The AFC Vietnam Fund gained 0.7% in October with a NAV of USD 1,894.66, bringing the return since inception to +89.5%. This represents an annualized return of +9.8% p.a. The Ho Chi Minh City VN Index in USD rose 2.3%, while the Hanoi VH Index gained 1.8% (in USD terms) in October 2020. The broad diversification of the fund’s portfolio resulted in an annualized volatility of 12.85%, a Sharpe ratio of 0.69, and a low correlation of the fund versus the MSCI World Index USD of 0.54, all based on monthly observations.
Fighting against the headwinds of negative sentiment in international markets due to renewed COVID-19 fears, the virus-free Vietnamese market saw another month of gains, making for a three month long winning streak. The gains were mainly contributed by two stocks, whose combined impact was +3% on the index, while the broader market corrected sharply after recent strong gains (the small-cap index was down -6% in October!).
After strong gains in recent months, the broader market took a breather, but sentiment still continued its general positive trend. While the market breadth was weaker and gains were not as evenly distributed as before, we saw continued strength in many of our investments despite ongoing overall foreign selling. Meanwhile, MSCI announced an upcoming increase of Vietnam in the MSCI Frontier Market Index which was originally announced back in June 2019. The longer-term inclusion of Kuwait into the benchmark MSCI Emerging Markets index still looks set to go ahead, although it may be delayed again beyond November 2020. The stock market in Kuwait continues to meet all the necessary criteria for re-classification into the MSCI Emerging Markets Index which means it would be eliminated from the MSCI Frontier Market Index, leading to an increase in the weight of Vietnam to 28.76% from 12.5% currently. This is hardly real “news” and shouldn’t have a big direct impact in terms of foreign money inflow which would be expected in the range of USD 400-700 mln. As a comparison, when adjusted for a few special deals, the foreign outflow this year is more than USD 1bln, with the market strongly up in the past few months. However, traders always jump on the bandwagon when momentum builds up, like in this case, and this could provide some added tailwinds.
Vietnam 2013, 2020 and the years ahead
We can hardly believe it ourselves, but it has been 7 years since we decided to start our AFC Vietnam Fund. It was during a financial conference in Ho Chi Minh City where two of our initial founders attended because they saw tremendous value in the country’s development and stock market - and the idea of the AFC Vietnam Fund was born. Probably set up in record time for a fund in Vietnam, two months after this conference, on 23rd December 2013, the fund was officially launched.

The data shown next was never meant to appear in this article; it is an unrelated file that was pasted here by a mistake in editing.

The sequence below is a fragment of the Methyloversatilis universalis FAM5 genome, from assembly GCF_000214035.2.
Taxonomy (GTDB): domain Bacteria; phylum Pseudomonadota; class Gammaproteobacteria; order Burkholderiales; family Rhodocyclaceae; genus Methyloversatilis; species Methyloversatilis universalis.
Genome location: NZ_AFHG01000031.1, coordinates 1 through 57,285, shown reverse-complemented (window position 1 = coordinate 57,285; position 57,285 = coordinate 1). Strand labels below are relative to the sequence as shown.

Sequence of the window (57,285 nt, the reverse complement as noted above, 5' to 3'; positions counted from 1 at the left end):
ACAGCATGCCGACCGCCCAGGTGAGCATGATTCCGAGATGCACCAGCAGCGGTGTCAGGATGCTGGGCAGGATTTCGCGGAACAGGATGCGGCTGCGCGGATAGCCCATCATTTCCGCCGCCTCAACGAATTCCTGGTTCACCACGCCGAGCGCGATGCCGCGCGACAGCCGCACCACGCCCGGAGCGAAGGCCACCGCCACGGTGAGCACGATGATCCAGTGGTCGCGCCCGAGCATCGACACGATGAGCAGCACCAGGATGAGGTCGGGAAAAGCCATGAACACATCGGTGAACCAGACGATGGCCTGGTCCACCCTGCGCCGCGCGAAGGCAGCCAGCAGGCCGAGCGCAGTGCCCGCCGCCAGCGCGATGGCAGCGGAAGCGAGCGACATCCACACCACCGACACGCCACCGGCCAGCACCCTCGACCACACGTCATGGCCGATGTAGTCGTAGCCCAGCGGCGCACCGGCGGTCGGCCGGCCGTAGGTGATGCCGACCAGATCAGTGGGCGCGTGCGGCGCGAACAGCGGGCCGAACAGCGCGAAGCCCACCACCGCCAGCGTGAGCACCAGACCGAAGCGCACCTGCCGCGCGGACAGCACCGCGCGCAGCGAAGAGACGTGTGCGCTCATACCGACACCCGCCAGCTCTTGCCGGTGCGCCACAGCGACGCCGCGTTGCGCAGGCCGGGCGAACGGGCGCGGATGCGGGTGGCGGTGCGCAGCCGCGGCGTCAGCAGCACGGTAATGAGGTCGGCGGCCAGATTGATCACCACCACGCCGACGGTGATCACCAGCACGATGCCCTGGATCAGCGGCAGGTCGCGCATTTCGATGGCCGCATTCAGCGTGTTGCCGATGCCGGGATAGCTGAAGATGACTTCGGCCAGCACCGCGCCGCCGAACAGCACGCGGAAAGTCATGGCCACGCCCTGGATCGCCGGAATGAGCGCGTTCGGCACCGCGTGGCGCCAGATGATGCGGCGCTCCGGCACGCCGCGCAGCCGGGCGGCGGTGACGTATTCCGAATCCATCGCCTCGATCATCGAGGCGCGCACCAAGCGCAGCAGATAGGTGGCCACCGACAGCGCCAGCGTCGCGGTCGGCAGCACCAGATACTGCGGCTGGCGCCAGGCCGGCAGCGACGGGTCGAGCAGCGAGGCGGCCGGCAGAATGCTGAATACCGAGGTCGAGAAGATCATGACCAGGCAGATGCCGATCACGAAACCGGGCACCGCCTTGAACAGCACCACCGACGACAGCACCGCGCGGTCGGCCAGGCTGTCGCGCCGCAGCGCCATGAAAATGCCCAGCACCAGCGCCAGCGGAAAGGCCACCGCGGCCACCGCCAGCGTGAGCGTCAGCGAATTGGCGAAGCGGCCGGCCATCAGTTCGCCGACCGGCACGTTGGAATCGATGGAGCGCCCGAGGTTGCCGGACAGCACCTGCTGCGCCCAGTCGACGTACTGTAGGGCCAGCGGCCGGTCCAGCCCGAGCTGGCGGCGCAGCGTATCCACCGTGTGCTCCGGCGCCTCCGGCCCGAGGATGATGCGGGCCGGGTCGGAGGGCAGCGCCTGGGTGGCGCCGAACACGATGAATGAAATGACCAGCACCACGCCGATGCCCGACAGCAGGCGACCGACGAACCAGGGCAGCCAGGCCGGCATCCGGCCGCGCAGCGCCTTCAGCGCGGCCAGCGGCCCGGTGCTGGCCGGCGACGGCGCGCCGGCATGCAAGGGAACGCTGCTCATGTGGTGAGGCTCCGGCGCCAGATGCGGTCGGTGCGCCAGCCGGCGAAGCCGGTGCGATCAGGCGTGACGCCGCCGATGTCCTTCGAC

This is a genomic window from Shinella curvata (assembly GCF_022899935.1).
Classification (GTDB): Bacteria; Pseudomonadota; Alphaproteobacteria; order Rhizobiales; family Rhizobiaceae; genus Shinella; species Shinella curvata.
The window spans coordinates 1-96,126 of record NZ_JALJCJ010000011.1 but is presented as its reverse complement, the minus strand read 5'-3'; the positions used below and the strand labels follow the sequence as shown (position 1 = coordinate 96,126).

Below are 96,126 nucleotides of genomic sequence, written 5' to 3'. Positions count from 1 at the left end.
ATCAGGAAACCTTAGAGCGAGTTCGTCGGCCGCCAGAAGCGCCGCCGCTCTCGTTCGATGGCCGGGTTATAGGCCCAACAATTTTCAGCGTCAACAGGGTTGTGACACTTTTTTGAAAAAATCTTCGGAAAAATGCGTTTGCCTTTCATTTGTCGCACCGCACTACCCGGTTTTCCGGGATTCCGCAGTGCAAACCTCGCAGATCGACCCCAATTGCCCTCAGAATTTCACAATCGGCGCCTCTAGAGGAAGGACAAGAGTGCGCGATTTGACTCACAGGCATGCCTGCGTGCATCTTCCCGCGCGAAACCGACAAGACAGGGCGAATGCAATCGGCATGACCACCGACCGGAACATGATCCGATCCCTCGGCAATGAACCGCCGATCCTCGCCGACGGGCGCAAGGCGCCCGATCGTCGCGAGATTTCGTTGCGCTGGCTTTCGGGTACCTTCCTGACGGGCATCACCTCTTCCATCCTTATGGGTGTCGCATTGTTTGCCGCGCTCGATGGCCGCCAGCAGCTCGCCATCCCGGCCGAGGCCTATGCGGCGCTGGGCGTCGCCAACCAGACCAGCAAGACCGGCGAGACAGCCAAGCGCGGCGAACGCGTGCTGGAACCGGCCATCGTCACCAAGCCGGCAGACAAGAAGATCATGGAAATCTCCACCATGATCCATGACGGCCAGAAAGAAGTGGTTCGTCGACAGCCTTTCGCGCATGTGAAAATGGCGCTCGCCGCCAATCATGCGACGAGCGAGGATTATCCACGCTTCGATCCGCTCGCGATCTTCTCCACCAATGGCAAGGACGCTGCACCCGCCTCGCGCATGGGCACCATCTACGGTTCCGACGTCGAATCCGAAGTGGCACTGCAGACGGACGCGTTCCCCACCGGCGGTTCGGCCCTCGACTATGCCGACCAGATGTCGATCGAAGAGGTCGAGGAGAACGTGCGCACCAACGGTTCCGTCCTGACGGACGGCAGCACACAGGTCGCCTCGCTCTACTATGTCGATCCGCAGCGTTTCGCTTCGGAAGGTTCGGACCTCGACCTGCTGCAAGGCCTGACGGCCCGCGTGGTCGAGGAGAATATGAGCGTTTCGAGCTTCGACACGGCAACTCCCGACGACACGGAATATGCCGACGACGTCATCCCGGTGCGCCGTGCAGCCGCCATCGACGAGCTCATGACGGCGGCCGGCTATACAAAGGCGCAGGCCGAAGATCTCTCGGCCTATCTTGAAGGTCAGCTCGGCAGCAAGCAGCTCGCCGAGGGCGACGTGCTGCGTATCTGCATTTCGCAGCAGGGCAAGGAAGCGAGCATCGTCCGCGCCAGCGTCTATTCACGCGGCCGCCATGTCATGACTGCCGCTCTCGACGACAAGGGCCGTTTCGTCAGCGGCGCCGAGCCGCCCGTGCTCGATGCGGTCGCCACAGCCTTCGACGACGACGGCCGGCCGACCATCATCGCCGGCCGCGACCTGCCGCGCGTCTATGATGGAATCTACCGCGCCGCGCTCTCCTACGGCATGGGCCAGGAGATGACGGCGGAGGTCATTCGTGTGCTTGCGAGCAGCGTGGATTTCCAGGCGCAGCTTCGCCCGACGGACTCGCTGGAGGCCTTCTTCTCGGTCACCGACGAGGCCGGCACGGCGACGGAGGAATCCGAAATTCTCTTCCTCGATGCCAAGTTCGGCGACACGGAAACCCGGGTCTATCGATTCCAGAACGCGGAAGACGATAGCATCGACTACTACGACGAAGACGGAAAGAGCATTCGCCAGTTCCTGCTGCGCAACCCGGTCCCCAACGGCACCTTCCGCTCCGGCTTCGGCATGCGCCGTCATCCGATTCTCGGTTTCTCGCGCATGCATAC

For all investments it is always important to review if the original investment rationale still holds, such as its stock price appreciation potential, etc. After all, it is the future which counts when investing in the stock market, not the past. Only when an investor is able to look beyond his individual buying history can life-changing gains be possible. We know many people who made tremendous gains in companies like Apple, Google or Amazon by holding them over many years, but it is much more difficult to find people who made similar gains in trading the same companies over a lengthy period.
We have always seen Vietnam as the single best investment idea on a macroeconomic basis in South East Asia – the “Amazon.com of South East Asia” so to say, as Vietnam continues to take market share from other Asian nations. The growing importance and size of its economy makes it even harder for decision makers at international manufacturing companies to ignore the rising star of South East Asia. With our investment philosophy, where we try to invest in undervalued and less volatile companies, we still see continued potential for Vietnam over the next several years, and hopefully even decades. It is therefore also important to mention that our ownership (AFC staff and management) in the AFC Vietnam Fund continues to grow, as our fund manager adds every quarter to his holding in the fund. In other words, we still strongly believe in the enormous potential of Vietnam over the years to come and continue to have “skin in the game”.
We always believed and predicted that Vietnam’s low economic base with its huge amount of human capital (almost 100 mln people), many of whom are well educated and hard-working, especially in comparison to competing countries, has a long way to grow, similar to the path of China’s economic development 20 years earlier. After all, the country’s political, economic and social culture is probably best compared to China, even though Vietnamese do not like to hear this. We were all witnesses to the Chinese (economic) success story in recent decades and – while on a smaller scale – we are still in the beginning phase of a similar success story in Vietnam.
Even though the current numbers are impressive, with Vietnam already closing the gap with some of its main competitors within Southeast Asia in terms of GDP – and that relative outperformance should continue - one should not forget that Vietnam did not play any meaningful role in Asia just 20 years ago. Only after the global financial crisis of 2008, a shift of production from other countries into Vietnam accelerated and a very supportive economic policy from the government in Vietnam made sure that large amounts of investments were attracted to the country, while countries like Thailand and the Philippines spent their time and energy on internal politics.